Researchers at King's College London found that the drug Tideglusib stimulates the stem cells contained in the pulp of teeth so that they generate new dentine – the mineralized material under the enamel.....Scientists showed it is possible to soak a small biodegradable sponge with the drug and insert it into a cavity, where it triggers the growth of dentine and repairs the damage within six weeks. The tiny sponges are made out of collagen so they melt away over time, leaving only the repaired tooth.
Long denigrated as vestigial or useless, the appendix now appears to have a reason to be – as a "safe house" for the beneficial bacteria living in the human gut.
Drawing upon a series of observations and experiments, Duke University Medical Center investigators postulate that the beneficial bacteria in the appendix that aid digestion can ride out a bout of diarrhea that completely evacuates the intestines and emerge afterwards to repopulate the gut
A team of scientists from Massachusetts General Hospital and Harvard Medical School have used adult skin cells to regenerate functional human heart tissue. The study, published in the journal Circulation Research, detailed that the team took adult skin cells, using a technique called messenger RNA to turn them into pluripotent stem cells, before inducing them to become two different types of cardiac cells. Then for two weeks they infused the hearts with a nutrient solution, allowing them to develop under the same circumstances a heart would grow inside a human body. After the two week period, the hearts contained well-structured tissue, which appeared similar to that contained in developing human hearts. When shocked with electricity, they started beating.
Scientists claims cats are putting their owners at risk of Alzheimer's. The focus of investigation is Toxoplasma gondii, a single-cell parasite in cat feces. The parasite has been linked to brain cancer, anxiety and schizophrenia. Now researchers have found the parasite can lead to Alzheimer's disease
About one-third of people worldwide are suspected of having a T. gondii infection, and many more are at risk. This includes cat owners, who don't wash their hands thoroughly after handling contaminated litter, and pregnant women, who can pass the infection to a child in the womb. Once infection occurs, the parasite moves to the brain.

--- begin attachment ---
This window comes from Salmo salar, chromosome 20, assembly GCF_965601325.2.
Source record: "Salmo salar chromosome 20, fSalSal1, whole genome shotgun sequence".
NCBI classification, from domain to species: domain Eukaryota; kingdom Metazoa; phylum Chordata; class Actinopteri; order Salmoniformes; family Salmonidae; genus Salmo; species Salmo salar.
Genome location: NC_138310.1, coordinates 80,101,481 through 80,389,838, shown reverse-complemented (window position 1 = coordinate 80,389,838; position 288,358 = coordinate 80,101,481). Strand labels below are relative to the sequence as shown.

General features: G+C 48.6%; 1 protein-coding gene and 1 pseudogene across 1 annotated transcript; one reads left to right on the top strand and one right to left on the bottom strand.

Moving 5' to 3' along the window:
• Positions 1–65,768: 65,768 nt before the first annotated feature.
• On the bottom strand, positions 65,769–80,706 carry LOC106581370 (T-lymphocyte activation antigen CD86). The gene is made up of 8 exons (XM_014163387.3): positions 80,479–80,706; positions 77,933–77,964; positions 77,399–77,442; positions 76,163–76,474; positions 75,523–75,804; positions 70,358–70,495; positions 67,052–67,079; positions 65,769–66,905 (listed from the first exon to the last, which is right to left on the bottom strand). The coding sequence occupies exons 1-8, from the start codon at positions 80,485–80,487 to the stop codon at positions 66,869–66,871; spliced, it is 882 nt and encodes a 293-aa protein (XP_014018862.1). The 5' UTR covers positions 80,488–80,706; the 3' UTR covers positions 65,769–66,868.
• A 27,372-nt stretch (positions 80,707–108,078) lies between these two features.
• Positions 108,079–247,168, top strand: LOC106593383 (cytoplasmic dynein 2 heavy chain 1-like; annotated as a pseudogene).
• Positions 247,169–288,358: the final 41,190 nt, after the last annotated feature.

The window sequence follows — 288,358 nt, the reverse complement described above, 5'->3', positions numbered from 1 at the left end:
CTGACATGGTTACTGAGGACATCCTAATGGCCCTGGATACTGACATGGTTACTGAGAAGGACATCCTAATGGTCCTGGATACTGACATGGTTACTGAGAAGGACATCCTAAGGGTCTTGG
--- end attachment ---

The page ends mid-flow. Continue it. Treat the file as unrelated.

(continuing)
Experts say there’s something metallic lurking in those foods, in our water, and elsewhere that could be making us feel miserable. Anxiety, trouble focusing, exhaustion, and an all around mental funk are familiar symptoms for a lot of people....After some investigation Dr. Kogan — an internist — said she found that copper is increasingly the culprit. “These are wonderful things to have as part of our diet, but if somebody is consuming excess they could certainly be at risk,” she said. At risk for a condition known as ‘copper toxicity.’ “If you had six cups of coffee and you’re feeling jittery, that’s the feeling to describe copper toxicity,” she explained.
In fact, the current lack of scientific information 'poses a public health risk,' said the report, released by the National Academies of Sciences, Engineering and Medicine. The report lists nearly 100 conclusions about marijuana and its similarly acting chemical cousins, drawing on studies published since 1999.
It found strong evidence, for example, that marijuana can treat chronic pain in adults and that similar compounds ease nausea from chemotherapy, with varying degrees of evidence for treating muscle stiffness and spasms in multiple sclerosis. Limited evidence says marijuana or the other compounds can boost appetite in people with HIV or AIDS, and ease symptoms of post-traumatic stress disorder, the report concluded.
Turning to potential harms, the committee concluded: Strong evidence links marijuana use to the risk of developing schizophrenia and other causes of psychosis, with the highest risk among the most frequent users. Some evidence suggests a small increased risk for developing depressive disorders, but there's no evidence either way on whether it affects the course or symptoms of such disorders, or the risk of developing post-traumatic stress disorder....Substantial evidence links pot smoking to worse respiratory symptoms and more frequent episodes of chronic bronchitis.
Marijuana is far more damaging to young teenage brains than we thought, a new study claims.
They found adolescents who smoked pot as early as 14 fared far in cognitive tests when they reached 20 - and dropped out of school at a much higher rate than non-smokers. There has been a surge in teen cannabis smokers in the last few years, with a 2014 report saying about a third of teenagers try the drug before they reach 15. But scientists warn new research shows that it is far better for their brains if they wait until after they turn 17.Posted by Jill Fallon at January 30, 2017 5:46 PM | Permalink